Saturday, January 01, 2005

Secrecy - when civil servants attack

This may be the last year of a traditional British New Year ritual, the ceremonious release of government records previously kept secret. Traditionally, confidential files have been sealed for differing periods of time depending on Whitehall's view of their potential for embarrassment, whoops, security importance - the vast bulk are held for 30 years (the thirty year rule) before being handed over to the national archive for any journalist, whoops, fool to read. The upshot was that on New Year's Day every year, the secret files of thirty years before were released in a gush. Some newspapers make a point of picking over them for scandal, which at least helps to lift the New Year's hangover.

From now on, though, with the Freedom of Information Act in force, the files ought in theory to be accessible much more speedily. A good thing, but one that will mean an end to the traditional New Year's box hunt. Well, enough of that. In today's Grauniad, Richard Norton-Taylor crows over the release of papers detailing the Whitehall panic that broke out when he achieved a scoop by getting hold of confidential economic forecasts back in 1974. What is especially interesting is the resonance with today, especially the comparison between the permanence of the civil service and the transience of almost anything else. Back then, the Treasury officials who ran Wilson's semi-planned economy and who diligently hunted Norton-Taylor's source included Alan Budd, who only this month reported on the David Blunkett affair from within his hard-right Home Office, and Steve Robson. Him! Robson later served Margaret Thatcher and John Major by heading up the Treasury privatisation team, and went on to invent the Private Finance Initiative and the structure of the privatised railways. Instead of being lynched, though, he was knighted and finished up heading Partnerships UK, the taxpayer-funded body set up to promote - well - Private Finance Initiatives.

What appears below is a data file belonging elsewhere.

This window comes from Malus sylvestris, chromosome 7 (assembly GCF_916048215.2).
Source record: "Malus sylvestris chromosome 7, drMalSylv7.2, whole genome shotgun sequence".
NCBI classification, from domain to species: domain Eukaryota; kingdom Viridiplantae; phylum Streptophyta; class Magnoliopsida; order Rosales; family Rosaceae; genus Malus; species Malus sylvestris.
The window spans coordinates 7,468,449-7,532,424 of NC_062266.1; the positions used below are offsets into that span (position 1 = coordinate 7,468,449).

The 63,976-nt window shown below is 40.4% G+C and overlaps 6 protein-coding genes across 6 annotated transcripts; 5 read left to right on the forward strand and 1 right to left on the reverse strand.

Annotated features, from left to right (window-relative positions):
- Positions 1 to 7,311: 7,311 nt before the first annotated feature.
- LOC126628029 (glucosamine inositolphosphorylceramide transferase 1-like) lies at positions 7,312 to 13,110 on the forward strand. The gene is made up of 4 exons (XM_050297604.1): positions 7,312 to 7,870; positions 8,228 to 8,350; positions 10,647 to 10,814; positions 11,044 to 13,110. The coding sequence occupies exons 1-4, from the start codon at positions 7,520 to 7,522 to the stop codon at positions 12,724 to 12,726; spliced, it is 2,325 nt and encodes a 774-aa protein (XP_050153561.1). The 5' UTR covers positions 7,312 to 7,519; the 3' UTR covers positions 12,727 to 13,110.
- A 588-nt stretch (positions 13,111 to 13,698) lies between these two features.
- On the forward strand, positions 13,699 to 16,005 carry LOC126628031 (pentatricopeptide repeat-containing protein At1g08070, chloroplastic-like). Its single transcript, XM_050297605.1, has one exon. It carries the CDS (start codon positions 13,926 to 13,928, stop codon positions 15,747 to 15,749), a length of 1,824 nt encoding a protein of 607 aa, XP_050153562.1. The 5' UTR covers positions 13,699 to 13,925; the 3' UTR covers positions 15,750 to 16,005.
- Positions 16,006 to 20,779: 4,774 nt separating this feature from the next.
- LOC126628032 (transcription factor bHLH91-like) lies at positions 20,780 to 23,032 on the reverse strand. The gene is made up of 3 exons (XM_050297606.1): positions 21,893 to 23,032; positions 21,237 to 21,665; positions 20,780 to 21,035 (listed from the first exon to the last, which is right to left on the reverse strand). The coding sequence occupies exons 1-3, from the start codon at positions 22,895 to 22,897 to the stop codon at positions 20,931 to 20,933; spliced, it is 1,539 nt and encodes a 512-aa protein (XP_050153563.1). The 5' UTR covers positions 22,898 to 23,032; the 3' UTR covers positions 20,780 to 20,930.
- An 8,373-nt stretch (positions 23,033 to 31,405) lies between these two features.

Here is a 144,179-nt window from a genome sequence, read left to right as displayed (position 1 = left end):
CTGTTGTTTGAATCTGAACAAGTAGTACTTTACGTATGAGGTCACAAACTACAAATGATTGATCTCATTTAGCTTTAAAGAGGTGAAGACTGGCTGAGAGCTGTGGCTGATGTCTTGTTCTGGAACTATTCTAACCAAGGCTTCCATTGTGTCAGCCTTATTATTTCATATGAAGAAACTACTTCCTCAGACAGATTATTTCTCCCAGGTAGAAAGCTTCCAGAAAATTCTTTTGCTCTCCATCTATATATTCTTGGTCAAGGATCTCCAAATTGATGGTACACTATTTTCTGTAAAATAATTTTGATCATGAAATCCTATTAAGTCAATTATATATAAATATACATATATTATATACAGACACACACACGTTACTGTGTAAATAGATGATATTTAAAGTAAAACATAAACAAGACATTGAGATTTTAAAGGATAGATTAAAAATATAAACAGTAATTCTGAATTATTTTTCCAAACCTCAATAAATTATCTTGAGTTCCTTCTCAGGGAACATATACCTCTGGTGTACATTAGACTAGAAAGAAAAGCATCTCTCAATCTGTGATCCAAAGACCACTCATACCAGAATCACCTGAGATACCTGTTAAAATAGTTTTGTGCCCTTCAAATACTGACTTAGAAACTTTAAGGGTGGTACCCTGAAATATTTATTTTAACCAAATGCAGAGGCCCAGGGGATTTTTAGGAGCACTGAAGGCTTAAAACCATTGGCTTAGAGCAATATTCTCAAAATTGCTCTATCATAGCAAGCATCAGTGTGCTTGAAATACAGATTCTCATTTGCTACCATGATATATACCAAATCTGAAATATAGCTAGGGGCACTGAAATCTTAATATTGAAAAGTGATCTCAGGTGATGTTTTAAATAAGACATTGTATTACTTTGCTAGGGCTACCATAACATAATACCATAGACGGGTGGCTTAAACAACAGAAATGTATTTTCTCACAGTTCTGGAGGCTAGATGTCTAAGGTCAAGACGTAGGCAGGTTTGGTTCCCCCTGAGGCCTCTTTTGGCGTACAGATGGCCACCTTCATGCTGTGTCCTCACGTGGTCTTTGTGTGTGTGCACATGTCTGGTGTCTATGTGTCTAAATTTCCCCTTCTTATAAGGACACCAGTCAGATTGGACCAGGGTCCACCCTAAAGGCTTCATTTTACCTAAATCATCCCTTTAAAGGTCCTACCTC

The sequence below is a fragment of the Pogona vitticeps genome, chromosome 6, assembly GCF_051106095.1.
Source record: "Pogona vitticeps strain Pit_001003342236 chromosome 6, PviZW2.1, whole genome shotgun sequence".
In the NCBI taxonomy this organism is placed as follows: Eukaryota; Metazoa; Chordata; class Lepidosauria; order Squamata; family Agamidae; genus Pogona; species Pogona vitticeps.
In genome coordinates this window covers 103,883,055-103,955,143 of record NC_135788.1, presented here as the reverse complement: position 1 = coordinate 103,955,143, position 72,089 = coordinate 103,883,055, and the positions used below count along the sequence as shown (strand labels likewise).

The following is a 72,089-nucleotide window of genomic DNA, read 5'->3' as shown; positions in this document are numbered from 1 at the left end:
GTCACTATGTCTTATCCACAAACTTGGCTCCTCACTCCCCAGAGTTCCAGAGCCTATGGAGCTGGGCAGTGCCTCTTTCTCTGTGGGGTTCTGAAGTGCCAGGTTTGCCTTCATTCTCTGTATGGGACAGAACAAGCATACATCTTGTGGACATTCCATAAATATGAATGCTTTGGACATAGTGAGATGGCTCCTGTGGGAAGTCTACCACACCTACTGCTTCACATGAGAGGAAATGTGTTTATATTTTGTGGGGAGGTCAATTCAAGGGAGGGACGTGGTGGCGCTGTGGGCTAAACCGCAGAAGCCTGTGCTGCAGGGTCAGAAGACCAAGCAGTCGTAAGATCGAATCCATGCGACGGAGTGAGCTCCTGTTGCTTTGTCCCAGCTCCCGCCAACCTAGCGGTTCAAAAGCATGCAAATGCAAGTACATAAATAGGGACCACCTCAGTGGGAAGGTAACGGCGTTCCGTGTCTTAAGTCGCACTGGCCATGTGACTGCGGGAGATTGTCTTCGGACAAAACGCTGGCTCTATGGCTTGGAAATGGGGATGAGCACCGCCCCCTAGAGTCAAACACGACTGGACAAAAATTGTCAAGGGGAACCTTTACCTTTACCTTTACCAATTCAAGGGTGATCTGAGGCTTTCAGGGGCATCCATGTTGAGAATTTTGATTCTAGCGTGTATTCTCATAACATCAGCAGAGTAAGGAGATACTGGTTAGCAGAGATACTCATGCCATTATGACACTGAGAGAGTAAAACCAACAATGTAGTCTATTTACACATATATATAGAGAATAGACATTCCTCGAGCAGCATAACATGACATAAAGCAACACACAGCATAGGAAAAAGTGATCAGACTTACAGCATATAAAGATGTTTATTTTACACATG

God almighty, from the nationalisation of British Leyland and the EEC renegotiation to publicly funded champagne with EDS executives. You would think that nothing at all remains of the Britain of the 1974 files - what with frantic efforts to keep Richard Nixon from coming on a state visit, bizarre schemes to break the Loyalist power workers' strike by driving the Ulster power grid from a nuclear submarine, and coalition talks with the Liberals over the possibility of a greater role for workers in management (this from the Conservatives!) - except only the civil service. It strikes me that there is a fine line between the principled independence that the civil service prides itself on, and a sort of bankrupt willingness to serve the powerful, rather like the German general staff's ├╝berparteilichkeit. If you make that trip from Wilson in '74 to rail privatisation in 1996 and PR for PFIs in 1998 - does that show impartiality, or corruption?

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